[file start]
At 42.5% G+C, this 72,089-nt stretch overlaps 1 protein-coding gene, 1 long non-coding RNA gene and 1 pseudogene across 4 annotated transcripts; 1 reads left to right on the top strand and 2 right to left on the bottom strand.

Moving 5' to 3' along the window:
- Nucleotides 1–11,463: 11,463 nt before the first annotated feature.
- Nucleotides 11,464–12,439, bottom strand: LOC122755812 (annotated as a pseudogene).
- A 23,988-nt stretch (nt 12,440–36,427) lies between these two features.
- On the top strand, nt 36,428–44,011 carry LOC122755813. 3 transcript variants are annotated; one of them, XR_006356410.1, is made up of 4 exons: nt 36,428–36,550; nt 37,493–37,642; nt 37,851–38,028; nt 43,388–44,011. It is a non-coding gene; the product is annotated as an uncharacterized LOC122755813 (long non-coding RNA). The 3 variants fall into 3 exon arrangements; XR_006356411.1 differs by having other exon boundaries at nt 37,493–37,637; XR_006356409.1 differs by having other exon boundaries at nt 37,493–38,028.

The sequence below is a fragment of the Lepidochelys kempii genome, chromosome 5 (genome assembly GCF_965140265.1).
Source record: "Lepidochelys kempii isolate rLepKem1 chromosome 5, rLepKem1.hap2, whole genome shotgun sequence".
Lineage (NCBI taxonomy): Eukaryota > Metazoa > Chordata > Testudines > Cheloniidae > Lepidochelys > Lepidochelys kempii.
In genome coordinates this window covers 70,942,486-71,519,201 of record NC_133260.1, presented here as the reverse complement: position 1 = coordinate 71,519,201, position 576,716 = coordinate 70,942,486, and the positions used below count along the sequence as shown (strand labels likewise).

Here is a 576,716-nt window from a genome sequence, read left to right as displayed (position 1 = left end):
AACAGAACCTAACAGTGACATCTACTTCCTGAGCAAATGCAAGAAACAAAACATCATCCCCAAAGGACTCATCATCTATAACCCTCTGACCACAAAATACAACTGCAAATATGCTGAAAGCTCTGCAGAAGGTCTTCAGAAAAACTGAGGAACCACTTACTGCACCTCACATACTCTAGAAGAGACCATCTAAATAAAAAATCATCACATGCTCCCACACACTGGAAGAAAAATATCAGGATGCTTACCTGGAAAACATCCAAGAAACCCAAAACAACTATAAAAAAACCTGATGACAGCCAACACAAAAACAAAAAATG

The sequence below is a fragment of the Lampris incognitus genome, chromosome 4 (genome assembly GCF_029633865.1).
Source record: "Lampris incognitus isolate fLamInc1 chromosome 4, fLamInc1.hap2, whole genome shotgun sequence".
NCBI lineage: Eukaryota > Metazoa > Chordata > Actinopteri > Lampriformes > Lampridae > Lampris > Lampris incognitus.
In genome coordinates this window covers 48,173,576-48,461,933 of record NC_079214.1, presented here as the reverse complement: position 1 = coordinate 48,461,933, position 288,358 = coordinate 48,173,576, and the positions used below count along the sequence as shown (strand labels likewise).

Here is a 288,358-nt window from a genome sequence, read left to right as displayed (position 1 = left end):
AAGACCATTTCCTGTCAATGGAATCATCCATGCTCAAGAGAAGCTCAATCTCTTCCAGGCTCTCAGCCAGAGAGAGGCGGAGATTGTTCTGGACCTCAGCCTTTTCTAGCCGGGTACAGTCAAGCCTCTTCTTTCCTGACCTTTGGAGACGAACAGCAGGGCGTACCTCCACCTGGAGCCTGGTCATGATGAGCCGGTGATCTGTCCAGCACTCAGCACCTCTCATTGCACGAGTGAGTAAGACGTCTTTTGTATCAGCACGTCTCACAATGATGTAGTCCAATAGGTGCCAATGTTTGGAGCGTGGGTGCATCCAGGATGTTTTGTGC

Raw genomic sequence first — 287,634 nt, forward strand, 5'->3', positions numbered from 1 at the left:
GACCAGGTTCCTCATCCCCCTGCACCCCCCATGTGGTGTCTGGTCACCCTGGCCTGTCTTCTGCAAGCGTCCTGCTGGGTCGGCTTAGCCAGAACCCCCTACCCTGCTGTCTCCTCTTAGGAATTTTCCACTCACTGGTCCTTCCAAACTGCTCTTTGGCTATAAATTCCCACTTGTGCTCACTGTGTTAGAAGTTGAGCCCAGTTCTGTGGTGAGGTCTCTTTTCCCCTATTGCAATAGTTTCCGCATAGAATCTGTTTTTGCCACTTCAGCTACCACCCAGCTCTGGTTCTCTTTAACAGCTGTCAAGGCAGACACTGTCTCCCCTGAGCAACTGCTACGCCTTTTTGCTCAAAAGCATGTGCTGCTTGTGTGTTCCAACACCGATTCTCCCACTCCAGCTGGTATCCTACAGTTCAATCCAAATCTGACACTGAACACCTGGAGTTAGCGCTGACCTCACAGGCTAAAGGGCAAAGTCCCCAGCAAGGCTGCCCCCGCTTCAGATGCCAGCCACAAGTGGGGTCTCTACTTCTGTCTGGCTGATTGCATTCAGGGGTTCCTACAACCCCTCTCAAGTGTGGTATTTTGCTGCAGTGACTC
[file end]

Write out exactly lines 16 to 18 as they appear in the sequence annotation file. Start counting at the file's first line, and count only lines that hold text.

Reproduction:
In genome coordinates this window covers 48,173,576-48,461,933 of record NC_079214.1, presented here as the reverse complement: position 1 = coordinate 48,461,933, position 288,358 = coordinate 48,173,576, and the positions used below count along the sequence as shown (strand labels likewise).

Here is a 288,358-nt window from a genome sequence, read left to right as displayed (position 1 = left end):
AAGACCATTTCCTGTCAATGGAATCATCCATGCTCAAGAGAAGCTCAATCTCTTCCAGGCTCTCAGCCAGAGAGAGGCGGAGATTGTTCTGGACCTCAGCCTTTTCTAGCCGGGTACAGTCAAGCCTCTTCTTTCCTGACCTTTGGAGACGAACAGCAGGGCGTACCTCCACCTGGAGCCTGGTCATGATGAGCCGGTGATCTGTCCAGCACTCAGCACCTCTCATTGCACGAGTGAGTAAGACGTCTTTTGTATCAGCACGTCTCACAATGATGTAGTCCAATAGGTGCCAATGTTTGGAGCGTGGGTGCATCCAGGATGTTTTGTGC